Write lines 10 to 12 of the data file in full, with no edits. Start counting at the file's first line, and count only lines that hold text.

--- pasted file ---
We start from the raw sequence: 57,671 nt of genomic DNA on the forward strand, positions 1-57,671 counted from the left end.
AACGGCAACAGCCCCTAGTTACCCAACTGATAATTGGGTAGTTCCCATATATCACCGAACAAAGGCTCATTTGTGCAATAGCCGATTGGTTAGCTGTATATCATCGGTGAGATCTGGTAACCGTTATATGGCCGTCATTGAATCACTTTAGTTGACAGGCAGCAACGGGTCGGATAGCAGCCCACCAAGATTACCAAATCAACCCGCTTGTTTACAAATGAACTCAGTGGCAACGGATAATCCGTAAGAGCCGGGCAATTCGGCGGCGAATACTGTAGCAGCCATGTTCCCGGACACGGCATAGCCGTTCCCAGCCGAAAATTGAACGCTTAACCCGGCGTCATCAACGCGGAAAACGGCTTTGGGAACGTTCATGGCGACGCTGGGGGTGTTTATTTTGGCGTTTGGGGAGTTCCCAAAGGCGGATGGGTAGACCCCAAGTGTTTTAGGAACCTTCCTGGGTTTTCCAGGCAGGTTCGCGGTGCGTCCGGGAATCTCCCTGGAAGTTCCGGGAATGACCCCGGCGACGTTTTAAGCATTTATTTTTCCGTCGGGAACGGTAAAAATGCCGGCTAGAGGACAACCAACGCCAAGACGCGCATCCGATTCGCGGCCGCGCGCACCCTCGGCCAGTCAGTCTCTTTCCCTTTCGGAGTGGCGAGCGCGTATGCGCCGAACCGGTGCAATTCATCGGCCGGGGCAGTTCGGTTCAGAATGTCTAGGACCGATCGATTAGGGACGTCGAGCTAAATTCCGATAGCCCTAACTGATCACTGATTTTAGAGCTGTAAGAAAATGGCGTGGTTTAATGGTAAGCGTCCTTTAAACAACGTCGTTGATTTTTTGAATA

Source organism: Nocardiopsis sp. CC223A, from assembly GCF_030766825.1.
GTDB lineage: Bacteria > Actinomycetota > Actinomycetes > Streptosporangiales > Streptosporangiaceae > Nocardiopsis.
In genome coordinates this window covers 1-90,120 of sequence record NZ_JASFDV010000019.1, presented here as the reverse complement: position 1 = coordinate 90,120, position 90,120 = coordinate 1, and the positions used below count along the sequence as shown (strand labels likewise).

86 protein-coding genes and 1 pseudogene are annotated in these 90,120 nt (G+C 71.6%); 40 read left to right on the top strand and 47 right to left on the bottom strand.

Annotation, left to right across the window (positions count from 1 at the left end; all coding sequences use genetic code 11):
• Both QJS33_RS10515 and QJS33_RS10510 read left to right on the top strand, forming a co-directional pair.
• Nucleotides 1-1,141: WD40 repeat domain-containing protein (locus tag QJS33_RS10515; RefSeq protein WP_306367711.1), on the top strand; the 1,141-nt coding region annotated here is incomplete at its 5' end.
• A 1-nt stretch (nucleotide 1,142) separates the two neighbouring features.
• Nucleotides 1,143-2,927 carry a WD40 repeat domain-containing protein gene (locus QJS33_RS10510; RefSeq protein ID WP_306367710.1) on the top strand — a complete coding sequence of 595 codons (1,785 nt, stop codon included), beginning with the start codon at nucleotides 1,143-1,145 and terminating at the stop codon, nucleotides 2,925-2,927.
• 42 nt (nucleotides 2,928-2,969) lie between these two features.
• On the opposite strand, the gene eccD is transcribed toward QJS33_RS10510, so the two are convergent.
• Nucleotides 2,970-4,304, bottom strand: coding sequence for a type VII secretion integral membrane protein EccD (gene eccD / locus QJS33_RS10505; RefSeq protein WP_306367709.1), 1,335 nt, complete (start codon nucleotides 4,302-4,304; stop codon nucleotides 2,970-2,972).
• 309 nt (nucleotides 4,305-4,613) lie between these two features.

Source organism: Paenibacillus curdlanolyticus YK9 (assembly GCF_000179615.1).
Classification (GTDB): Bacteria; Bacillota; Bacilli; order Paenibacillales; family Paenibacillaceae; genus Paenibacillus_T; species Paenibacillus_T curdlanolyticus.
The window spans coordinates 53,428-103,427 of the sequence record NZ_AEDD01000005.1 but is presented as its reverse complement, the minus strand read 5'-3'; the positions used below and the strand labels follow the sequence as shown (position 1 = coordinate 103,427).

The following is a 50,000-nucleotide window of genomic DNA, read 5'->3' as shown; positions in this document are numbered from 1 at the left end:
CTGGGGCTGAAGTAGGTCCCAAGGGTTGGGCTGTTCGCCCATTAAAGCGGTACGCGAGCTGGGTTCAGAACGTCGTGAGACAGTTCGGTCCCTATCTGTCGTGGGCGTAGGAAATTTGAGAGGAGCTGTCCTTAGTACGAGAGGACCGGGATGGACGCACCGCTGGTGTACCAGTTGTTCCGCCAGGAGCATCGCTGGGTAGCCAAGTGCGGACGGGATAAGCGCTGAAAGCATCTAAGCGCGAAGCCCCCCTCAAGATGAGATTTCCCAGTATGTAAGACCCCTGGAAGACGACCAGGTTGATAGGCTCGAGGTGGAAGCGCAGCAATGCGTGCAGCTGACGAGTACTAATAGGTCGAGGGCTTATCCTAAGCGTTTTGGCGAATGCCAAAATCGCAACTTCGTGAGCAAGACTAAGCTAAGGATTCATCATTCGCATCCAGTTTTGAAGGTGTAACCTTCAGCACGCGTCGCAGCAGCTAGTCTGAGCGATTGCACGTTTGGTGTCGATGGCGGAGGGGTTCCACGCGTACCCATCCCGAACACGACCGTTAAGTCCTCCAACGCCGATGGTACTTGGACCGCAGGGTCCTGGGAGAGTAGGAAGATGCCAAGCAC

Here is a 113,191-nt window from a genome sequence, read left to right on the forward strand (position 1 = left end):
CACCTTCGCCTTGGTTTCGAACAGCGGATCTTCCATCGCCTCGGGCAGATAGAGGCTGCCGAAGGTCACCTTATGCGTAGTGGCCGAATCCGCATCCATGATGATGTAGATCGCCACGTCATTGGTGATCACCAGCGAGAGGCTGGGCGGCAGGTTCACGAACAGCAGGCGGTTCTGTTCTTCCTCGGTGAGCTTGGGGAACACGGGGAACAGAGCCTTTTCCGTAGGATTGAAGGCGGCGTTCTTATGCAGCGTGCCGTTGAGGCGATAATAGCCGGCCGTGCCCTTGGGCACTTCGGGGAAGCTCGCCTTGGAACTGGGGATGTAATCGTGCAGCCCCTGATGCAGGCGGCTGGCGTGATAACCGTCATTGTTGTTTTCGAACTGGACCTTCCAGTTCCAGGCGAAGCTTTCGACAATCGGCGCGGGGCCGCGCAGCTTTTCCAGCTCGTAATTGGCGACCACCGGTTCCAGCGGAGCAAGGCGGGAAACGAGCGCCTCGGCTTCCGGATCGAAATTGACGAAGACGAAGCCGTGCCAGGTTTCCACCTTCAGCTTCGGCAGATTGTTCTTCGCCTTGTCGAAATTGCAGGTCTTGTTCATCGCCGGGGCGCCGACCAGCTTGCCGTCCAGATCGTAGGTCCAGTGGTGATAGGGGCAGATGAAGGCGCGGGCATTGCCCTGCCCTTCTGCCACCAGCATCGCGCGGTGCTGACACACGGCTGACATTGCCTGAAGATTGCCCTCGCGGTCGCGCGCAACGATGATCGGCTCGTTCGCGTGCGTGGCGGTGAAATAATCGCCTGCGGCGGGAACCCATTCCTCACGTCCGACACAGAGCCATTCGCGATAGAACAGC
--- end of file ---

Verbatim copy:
• A 1-nt stretch (nucleotide 1,142) separates the two neighbouring features.
• Nucleotides 1,143-2,927 carry a WD40 repeat domain-containing protein gene (locus QJS33_RS10510; RefSeq protein ID WP_306367710.1) on the top strand — a complete coding sequence of 595 codons (1,785 nt, stop codon included), beginning with the start codon at nucleotides 1,143-1,145 and terminating at the stop codon, nucleotides 2,925-2,927.
• 42 nt (nucleotides 2,928-2,969) lie between these two features.